Hackit: Researchers Wait 69-years To See Tar Move


This experiment was started at Trinity College Dublin way back in 1944. Its purpose is to prove that tar flows, and indeed it does let go of a drop about every ten years. The thing is that nobody has ever seen that happen, bringing up the “if a tree falls in the forest” scenario. The Nature article on this event even mentions another experiment whose last drop was missed because the camera monitoring it was offline. This time around they did get some footage of the (un)momentous event which you can see below.

So here’s the challenge for clever hackers: What’s the easiest rig you can think of that won’t just continuously film the experiment but can also ensure that you get the goods on tape when a drop does fall? We see all kinds of high-speed shutter triggers — here’s one of the latest. But we don’t remember seeing an extremely slow version of the same. Let us know your idea by leaving a comment.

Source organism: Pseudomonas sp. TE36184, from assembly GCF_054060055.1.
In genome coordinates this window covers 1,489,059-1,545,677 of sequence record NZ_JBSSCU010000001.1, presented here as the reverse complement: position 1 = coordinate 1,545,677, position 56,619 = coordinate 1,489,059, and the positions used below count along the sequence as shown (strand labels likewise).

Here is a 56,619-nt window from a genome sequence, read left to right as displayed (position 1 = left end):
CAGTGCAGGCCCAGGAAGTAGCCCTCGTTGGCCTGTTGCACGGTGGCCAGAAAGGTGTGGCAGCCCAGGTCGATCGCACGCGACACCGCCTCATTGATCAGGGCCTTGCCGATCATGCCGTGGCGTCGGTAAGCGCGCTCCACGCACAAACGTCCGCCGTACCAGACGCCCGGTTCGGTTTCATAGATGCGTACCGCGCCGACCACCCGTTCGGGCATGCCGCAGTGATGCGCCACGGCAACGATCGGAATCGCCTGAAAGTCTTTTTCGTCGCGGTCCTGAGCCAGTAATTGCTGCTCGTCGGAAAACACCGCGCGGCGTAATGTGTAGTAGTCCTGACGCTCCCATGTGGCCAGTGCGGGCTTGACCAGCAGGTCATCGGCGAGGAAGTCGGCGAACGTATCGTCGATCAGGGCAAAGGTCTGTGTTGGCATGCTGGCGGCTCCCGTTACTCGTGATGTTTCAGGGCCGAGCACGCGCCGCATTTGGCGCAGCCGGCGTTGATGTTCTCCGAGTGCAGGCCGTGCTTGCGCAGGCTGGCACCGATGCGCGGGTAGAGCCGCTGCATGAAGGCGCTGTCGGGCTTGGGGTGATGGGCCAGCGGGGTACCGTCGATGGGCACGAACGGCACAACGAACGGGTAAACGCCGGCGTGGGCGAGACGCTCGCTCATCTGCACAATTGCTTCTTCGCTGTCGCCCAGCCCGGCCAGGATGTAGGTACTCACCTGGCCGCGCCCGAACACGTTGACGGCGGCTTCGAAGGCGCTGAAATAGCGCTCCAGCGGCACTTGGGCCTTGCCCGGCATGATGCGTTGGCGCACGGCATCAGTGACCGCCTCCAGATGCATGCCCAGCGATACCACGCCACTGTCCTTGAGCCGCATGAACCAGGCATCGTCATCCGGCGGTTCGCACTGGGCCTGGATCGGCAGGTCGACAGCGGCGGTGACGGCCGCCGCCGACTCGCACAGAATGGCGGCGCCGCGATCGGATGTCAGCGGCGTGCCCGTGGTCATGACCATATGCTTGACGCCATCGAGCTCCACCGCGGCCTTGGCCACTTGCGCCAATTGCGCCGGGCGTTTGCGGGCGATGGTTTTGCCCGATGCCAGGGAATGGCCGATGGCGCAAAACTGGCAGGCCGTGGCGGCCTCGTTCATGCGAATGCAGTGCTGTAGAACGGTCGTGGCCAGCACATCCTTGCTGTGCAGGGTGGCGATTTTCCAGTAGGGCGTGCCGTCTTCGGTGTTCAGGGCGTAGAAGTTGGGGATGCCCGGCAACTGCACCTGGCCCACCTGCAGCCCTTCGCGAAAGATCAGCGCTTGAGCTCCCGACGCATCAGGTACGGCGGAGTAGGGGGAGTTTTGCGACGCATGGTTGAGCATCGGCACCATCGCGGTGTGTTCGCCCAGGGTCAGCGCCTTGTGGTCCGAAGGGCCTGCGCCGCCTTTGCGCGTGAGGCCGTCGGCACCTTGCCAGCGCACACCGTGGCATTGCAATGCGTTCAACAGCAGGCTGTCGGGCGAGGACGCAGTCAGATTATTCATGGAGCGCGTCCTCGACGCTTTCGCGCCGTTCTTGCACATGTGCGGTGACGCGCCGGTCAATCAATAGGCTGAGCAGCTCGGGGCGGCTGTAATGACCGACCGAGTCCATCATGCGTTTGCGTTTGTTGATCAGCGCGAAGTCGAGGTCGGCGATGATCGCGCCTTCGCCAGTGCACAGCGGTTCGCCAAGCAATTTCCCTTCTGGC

[Thanks Ferdinand via Endandit]


43 thoughts on “Hackit: Researchers Wait 69-years To See Tar Move

    1. Reading around on this original experiment, a story goes that the 7th drop in 1988 occurred earlier than expected due to crowds bumping its display at World Expo 88, and that the 8th drop in 2000 was missed due to the Physics IT person not verifying his scripts for capturing images. Ouch.

  1. You could always use a circular buffer (of some fairly long length for this), and then stop recording after a photo-interrupter set right at the bottom of the funnel becomes unblocked. That way you have a single small file to look at, without having to worry about an insanely large video file.

    1. I think this is the best way to do it.
      Have it record at something small as well, like 10 fps.
      Have it use compression algorithms to discard any data that hasn’t changed as well.

      Should be able to have the buffer be a whole 24 hours for about 1 gb this way.

  2. Re: capture video.